Here’s How To Protect Your Data When You Travel


With so much information being transferred digitally, your data is stored on servers that can be hacked and computers that can crash. The risk is higher when you use networks of uncertain security while on the move.

Whether you are tweeting updates from a global summit, downloading video presentations, or using file-sharing sites, your data is susceptible to theft, viruses and Trojans. Servers that store the data accessed by employees of large corporations are also likely to be targeted by hackers and crackers – the latter are more harmful as they can damage your system, steal or delete your data and probably damage your servers with malicious uploads. Intermittent power cuts, accidental downloads of viruses and improper handling can also cause systems to crash and you to lose important data.

Here’s what you need to do eliminate the risk of loss of information and breach of security.

Online Data

Categorise your data and enable access. It’s unlikely that everybody needs to access everything. So, select who gets to access what and disable access accordingly.

Give it an expiry date. Determine the parts of data that will not be required live and accordingly, ‘archive’ it. In other words, move it to an alternate location that can be disconnected from network access until required.

Embed the right security. Several companies secure their computers with anti-virus software and tools, but neglect the need to secure their files. Security mechanisms can be embedded to ensure safety of sensitive data. Tools from Symantec or Quick Heal are trusted and easy to acquire.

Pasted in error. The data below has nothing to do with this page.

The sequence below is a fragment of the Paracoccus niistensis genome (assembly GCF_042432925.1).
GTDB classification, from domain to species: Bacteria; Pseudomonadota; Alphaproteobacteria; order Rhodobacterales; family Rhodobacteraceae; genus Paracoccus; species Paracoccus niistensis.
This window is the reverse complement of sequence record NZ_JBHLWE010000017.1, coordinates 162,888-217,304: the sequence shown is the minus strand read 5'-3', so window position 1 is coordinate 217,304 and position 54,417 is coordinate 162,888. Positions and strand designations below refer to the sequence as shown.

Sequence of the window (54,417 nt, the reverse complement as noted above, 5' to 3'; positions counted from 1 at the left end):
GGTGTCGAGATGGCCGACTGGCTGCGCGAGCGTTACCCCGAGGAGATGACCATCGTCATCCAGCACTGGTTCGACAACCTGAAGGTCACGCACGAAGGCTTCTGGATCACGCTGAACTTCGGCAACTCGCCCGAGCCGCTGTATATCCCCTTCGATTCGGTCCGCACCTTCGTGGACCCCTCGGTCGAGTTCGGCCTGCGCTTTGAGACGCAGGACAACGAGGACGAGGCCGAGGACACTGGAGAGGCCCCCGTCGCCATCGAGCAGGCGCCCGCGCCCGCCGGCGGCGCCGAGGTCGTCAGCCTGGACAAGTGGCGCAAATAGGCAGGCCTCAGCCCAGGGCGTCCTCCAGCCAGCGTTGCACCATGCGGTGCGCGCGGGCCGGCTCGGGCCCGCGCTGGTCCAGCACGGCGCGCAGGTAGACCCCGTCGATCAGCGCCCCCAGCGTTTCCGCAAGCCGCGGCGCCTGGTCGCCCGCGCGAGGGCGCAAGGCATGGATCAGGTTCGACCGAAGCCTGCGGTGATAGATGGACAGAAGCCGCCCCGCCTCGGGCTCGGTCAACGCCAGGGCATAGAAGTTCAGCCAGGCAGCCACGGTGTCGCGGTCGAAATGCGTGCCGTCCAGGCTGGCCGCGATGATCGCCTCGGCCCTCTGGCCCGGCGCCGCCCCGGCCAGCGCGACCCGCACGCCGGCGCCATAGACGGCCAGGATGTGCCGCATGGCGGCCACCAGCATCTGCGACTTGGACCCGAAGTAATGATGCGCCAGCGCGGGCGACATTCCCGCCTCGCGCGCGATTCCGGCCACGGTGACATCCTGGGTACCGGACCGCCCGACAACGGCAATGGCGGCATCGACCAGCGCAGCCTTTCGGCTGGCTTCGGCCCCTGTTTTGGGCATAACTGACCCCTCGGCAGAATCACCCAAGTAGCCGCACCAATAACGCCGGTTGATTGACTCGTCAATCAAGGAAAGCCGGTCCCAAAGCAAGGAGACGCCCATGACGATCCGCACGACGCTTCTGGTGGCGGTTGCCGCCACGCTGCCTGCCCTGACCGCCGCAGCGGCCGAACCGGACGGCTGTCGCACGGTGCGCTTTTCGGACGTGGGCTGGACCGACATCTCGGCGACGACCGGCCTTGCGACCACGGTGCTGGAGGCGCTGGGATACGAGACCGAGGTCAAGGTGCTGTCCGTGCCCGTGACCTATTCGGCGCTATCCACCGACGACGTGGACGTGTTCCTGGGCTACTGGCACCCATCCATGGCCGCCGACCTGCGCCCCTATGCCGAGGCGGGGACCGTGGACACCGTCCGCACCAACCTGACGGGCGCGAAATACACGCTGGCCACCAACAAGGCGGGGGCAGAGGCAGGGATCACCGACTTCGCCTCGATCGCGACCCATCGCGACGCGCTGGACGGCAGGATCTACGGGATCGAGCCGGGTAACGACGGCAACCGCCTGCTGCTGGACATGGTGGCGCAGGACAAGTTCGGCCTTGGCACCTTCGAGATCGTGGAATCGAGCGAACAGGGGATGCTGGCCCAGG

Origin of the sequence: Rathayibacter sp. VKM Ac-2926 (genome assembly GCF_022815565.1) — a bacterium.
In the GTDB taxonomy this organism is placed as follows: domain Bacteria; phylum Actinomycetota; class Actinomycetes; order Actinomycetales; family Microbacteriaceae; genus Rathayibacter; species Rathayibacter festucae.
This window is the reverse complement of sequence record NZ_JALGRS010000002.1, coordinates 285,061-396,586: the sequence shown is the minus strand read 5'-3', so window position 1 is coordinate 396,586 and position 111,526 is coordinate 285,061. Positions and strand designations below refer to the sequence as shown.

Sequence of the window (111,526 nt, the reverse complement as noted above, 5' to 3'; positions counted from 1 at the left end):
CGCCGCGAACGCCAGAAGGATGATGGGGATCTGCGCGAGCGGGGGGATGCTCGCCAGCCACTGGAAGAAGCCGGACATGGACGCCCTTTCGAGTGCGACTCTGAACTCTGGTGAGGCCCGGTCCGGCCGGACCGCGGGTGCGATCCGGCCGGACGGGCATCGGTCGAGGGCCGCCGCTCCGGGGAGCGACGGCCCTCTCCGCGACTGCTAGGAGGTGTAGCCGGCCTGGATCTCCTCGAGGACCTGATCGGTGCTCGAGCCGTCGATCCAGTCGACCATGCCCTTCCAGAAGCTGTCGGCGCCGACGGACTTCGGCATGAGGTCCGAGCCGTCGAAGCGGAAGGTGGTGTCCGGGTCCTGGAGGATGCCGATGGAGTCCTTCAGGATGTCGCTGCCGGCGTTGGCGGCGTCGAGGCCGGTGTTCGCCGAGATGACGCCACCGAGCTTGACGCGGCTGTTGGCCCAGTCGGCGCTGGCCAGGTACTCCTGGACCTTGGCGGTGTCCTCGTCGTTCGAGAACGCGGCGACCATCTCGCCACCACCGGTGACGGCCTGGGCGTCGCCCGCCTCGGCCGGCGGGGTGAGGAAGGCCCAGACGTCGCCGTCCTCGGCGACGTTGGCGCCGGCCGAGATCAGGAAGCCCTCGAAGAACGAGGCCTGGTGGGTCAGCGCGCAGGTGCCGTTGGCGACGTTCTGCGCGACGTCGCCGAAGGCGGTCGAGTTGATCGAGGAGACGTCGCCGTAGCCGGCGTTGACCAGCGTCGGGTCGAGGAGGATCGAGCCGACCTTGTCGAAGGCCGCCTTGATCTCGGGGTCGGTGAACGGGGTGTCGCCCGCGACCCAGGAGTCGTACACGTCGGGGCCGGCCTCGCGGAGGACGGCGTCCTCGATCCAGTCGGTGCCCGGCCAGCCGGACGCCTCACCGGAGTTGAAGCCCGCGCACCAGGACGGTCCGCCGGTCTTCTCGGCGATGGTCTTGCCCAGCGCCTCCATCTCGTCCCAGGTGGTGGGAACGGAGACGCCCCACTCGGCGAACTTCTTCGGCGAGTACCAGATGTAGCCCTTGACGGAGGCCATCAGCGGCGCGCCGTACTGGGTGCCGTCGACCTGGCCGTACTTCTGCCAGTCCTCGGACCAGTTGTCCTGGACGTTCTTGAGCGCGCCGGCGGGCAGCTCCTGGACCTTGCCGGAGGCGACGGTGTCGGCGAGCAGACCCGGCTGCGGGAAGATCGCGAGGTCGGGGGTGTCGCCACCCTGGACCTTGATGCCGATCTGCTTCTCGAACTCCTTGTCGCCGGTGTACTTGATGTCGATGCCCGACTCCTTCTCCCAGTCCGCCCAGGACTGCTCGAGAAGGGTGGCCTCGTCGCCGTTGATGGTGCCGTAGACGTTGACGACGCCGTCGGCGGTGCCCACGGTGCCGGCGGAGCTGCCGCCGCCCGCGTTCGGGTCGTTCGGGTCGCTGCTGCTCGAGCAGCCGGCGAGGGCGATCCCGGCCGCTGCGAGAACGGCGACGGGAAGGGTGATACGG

Offline Data

Back it up. Important documents, reports, pictures and videos should be regularly backed up on USB drives with large capacities. You can also back up data on external hard drives.

Good external hard drives are easy to get. Seagate, Plextor, Samsung and Iomega come highly recommended. Invest in a good Surge Protector or Suppressor to protect machines that store your data from voltage surges. APC and Ace provide some durable Surge Protectors. Sony, Kingston and SanDisk USB drives are fast, easy to use and compact.

Personal Data

Choose a good password. Adding the numbers 1234 to your name does not make it the most difficult password. Choose a password that is unique and something that only you would know and remember.

Password protect your albums. Smartphones these days come with cameras that can give digital cameras a run for their money. We click pictures, save screenshots and shoot videos easily. However, download an app or software on your phone that can password protect your personal data. Some phones do not permit that, so you can always download a storage app with a password protect feature.

Data recovery

If you realise that you’ve lost data, do not panic. Companies like Drive Savers Data Recovery and Digital Safe not only provide good storage, but also inexpensive data recovery solutions.

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